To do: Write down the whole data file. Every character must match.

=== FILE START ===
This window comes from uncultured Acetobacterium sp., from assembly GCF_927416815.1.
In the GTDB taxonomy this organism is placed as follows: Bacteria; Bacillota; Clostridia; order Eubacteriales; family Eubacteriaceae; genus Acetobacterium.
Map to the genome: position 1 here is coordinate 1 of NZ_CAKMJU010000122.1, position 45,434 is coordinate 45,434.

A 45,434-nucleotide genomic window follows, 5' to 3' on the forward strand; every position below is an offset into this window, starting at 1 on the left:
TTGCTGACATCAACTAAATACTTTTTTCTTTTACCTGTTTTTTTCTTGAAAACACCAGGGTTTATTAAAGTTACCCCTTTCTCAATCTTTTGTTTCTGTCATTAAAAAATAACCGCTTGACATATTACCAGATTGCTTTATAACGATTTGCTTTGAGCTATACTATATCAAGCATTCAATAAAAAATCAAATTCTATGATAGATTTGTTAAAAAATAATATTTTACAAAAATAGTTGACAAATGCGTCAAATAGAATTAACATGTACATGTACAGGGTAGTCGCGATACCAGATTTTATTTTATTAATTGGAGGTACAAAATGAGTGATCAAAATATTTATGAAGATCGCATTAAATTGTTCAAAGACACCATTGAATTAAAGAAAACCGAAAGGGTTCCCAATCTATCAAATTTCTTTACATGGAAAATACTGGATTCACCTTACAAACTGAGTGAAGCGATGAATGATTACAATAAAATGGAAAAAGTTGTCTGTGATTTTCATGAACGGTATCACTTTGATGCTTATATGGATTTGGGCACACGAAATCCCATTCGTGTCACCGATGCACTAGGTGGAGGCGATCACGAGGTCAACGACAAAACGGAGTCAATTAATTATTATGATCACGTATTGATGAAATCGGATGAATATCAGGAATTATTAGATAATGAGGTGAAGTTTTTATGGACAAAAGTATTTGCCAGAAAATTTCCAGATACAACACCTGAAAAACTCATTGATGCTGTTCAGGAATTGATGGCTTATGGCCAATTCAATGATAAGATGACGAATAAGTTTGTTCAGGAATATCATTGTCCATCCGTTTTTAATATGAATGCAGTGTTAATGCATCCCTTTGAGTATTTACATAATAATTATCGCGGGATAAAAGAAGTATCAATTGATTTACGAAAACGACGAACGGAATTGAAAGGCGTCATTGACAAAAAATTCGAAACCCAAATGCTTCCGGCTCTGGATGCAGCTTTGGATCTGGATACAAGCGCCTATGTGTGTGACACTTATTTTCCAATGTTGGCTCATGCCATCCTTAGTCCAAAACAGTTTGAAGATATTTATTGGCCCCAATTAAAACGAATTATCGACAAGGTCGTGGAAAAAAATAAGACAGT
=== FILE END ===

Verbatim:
This window comes from uncultured Acetobacterium sp., from assembly GCF_927416815.1.
In the GTDB taxonomy this organism is placed as follows: Bacteria; Bacillota; Clostridia; order Eubacteriales; family Eubacteriaceae; genus Acetobacterium.
Map to the genome: position 1 here is coordinate 1 of NZ_CAKMJU010000122.1, position 45,434 is coordinate 45,434.

A 45,434-nucleotide genomic window follows, 5' to 3' on the forward strand; every position below is an offset into this window, starting at 1 on the left:
TTGCTGACATCAACTAAATACTTTTTTCTTTTACCTGTTTTTTTCTTGAAAACACCAGGGTTTATTAAAGTTACCCCTTTCTCAATCTTTTGTTTCTGTCATTAAAAAATAACCGCTTGACATATTACCAGATTGCTTTATAACGATTTGCTTTGAGCTATACTATATCAAGCATTCAATAAAAAATCAAATTCTATGATAGATTTGTTAAAAAATAATATTTTACAAAAATAGTTGACAAATGCGTCAAATAGAATTAACATGTACATGTACAGGGTAGTCGCGATACCAGATTTTATTTTATTAATTGGAGGTACAAAATGAGTGATCAAAATATTTATGAAGATCGCATTAAATTGTTCAAAGACACCATTGAATTAAAGAAAACCGAAAGGGTTCCCAATCTATCAAATTTCTTTACATGGAAAATACTGGATTCACCTTACAAACTGAGTGAAGCGATGAATGATTACAATAAAATGGAAAAAGTTGTCTGTGATTTTCATGAACGGTATCACTTTGATGCTTATATGGATTTGGGCACACGAAATCCCATTCGTGTCACCGATGCACTAGGTGGAGGCGATCACGAGGTCAACGACAAAACGGAGTCAATTAATTATTATGATCACGTATTGATGAAATCGGATGAATATCAGGAATTATTAGATAATGAGGTGAAGTTTTTATGGACAAAAGTATTTGCCAGAAAATTTCCAGATACAACACCTGAAAAACTCATTGATGCTGTTCAGGAATTGATGGCTTATGGCCAATTCAATGATAAGATGACGAATAAGTTTGTTCAGGAATATCATTGTCCATCCGTTTTTAATATGAATGCAGTGTTAATGCATCCCTTTGAGTATTTACATAATAATTATCGCGGGATAAAAGAAGTATCAATTGATTTACGAAAACGACGAACGGAATTGAAAGGCGTCATTGACAAAAAATTCGAAACCCAAATGCTTCCGGCTCTGGATGCAGCTTTGGATCTGGATACAAGCGCCTATGTGTGTGACACTTATTTTCCAATGTTGGCTCATGCCATCCTTAGTCCAAAACAGTTTGAAGATATTTATTGGCCCCAATTAAAACGAATTATCGACAAGGTCGTGGAAAAAAATAAGACAGT